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NY: Blown Statute? No prob. Argue No Proximate Cause!

Erdman v. Dell 50 A.D.3d 627, 854 N.Y.S.2d 755 N.Y.A.D. 2 Dept., 2008.

NY Undelrying personal injury; worksite accident; scaffolding

Student Contributor: Ryan O’Donnell

Facts: Client filed a legal malpractice suit against attorney arising out of the attorney’s representation of client in an underlying NY Labor Law  § 240 (1) action. Plaintiff was injured while working on a scaffold doing pipe work in a building at 100 Broadway. Defendant’s mistaken brought an action against the owners of the building at 100 Pine street. By the time the mistake was realized, the statute of limitations had already expired. There was some questions as to whether the plaintiff had followed certain safety precautions that may have helped avoid the accident, and whether plaintiff had secured safety locks on the wheels of the scaffolding that may have prevented the accident.

Issue: Is an attorney liable for malpractice if he is not the proximate cause of the plaintiff’s damages, even if the attorney negligently allowed for the statute of limitations to expire?

Ruling: No. "In an action to recover damages for legal malpractice, a plaintiff must demonstrate that the attorney ‘failed to exercise the ordinary reasonable skill and knowledge commonly possessed by a member of the legal profession’ and that the attorney’s breach of this duty proximately caused the plaintiff to sustain actual and ascertainable damages" An attorney is not liable for damages to his client if he was not the proximate cause of those damages. Since there were questionable issues of fact as to what the proximate cause of the accident was, the defendant’s conduct was not a proximate cause of plaintiff’s damages.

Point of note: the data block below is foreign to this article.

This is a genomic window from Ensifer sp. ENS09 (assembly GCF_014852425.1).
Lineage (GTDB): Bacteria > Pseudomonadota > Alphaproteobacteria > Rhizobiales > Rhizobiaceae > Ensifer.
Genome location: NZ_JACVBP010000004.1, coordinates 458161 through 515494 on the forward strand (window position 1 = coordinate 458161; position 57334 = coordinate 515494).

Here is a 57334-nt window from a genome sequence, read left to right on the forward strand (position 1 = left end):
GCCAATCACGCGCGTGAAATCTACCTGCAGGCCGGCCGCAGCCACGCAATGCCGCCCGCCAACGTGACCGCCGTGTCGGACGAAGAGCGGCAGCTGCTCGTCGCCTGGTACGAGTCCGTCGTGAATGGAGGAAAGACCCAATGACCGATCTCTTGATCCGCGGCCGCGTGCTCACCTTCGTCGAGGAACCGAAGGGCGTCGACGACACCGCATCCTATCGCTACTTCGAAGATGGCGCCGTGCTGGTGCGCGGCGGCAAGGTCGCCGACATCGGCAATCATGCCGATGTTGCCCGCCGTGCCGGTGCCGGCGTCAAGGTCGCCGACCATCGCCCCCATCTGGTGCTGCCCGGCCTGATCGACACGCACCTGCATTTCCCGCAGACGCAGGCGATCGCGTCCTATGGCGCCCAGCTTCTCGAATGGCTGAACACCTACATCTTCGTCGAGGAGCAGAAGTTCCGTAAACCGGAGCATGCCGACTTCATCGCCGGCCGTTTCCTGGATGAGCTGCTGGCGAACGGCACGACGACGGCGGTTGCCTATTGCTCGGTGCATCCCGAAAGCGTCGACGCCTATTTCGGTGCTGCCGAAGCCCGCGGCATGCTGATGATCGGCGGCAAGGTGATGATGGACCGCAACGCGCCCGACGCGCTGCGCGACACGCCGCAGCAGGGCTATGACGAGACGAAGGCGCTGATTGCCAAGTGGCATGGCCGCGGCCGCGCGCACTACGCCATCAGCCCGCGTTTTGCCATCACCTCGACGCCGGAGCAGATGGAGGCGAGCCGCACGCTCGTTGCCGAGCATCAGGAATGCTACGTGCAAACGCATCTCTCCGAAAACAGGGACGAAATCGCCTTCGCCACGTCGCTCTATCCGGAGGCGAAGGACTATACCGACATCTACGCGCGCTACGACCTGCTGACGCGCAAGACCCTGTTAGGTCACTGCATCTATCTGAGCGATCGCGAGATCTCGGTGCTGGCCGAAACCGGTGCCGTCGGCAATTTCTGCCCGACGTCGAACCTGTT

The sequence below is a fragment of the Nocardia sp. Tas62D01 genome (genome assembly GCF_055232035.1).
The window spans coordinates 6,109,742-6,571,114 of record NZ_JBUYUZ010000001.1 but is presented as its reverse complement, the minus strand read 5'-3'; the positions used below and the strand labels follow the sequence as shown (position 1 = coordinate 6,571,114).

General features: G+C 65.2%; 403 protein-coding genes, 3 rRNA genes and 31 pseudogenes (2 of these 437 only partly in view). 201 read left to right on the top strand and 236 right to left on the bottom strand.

Lesson: Summary judgment for legal malpractice liability is precluded if there is a genuine issue of material facts of proximate cause in the underlying action. But  even if an attorney fails to name a proper party as a defendant and the  statute of limitations expires, the  attorney is not liable for malpractice if a plaintiff can not prove that but for the attorney’s failure to file a timely suit the client would have succeeded in the underlying cause of action.

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Posted in: Defenses, New York, Proximate Cause